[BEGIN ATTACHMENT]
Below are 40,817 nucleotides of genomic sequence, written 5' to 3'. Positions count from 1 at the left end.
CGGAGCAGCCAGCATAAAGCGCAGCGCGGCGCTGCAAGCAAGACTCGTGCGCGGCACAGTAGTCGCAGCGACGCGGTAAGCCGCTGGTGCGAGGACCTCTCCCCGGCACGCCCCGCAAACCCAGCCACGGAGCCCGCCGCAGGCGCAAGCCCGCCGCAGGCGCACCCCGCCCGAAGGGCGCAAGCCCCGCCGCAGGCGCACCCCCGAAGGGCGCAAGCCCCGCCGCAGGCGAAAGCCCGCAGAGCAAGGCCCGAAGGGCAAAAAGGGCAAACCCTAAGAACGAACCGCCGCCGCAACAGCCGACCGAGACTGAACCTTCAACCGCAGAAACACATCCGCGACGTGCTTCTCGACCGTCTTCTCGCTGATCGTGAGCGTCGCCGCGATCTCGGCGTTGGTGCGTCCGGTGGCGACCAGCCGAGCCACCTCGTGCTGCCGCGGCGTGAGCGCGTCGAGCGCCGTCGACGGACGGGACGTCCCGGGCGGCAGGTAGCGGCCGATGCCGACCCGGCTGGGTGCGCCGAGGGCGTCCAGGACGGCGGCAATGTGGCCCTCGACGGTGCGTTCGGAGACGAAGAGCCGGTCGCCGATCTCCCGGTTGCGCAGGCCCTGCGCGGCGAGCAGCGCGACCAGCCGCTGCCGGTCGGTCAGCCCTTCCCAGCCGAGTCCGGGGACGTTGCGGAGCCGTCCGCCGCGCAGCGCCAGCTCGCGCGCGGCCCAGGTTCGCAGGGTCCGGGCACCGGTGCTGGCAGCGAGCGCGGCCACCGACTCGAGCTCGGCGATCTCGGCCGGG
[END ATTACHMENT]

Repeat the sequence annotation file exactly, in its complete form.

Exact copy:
Below are 40,817 nucleotides of genomic sequence, written 5' to 3'. Positions count from 1 at the left end.
CGGAGCAGCCAGCATAAAGCGCAGCGCGGCGCTGCAAGCAAGACTCGTGCGCGGCACAGTAGTCGCAGCGACGCGGTAAGCCGCTGGTGCGAGGACCTCTCCCCGGCACGCCCCGCAAACCCAGCCACGGAGCCCGCCGCAGGCGCAAGCCCGCCGCAGGCGCACCCCGCCCGAAGGGCGCAAGCCCCGCCGCAGGCGCACCCCCGAAGGGCGCAAGCCCCGCCGCAGGCGAAAGCCCGCAGAGCAAGGCCCGAAGGGCAAAAAGGGCAAACCCTAAGAACGAACCGCCGCCGCAACAGCCGACCGAGACTGAACCTTCAACCGCAGAAACACATCCGCGACGTGCTTCTCGACCGTCTTCTCGCTGATCGTGAGCGTCGCCGCGATCTCGGCGTTGGTGCGTCCGGTGGCGACCAGCCGAGCCACCTCGTGCTGCCGCGGCGTGAGCGCGTCGAGCGCCGTCGACGGACGGGACGTCCCGGGCGGCAGGTAGCGGCCGATGCCGACCCGGCTGGGTGCGCCGAGGGCGTCCAGGACGGCGGCAATGTGGCCCTCGACGGTGCGTTCGGAGACGAAGAGCCGGTCGCCGATCTCCCGGTTGCGCAGGCCCTGCGCGGCGAGCAGCGCGACCAGCCGCTGCCGGTCGGTCAGCCCTTCCCAGCCGAGTCCGGGGACGTTGCGGAGCCGTCCGCCGCGCAGCGCCAGCTCGCGCGCGGCCCAGGTTCGCAGGGTCCGGGCACCGGTGCTGGCAGCGAGCGCGGCCACCGACTCGAGCTCGGCGATCTCGGCCGGG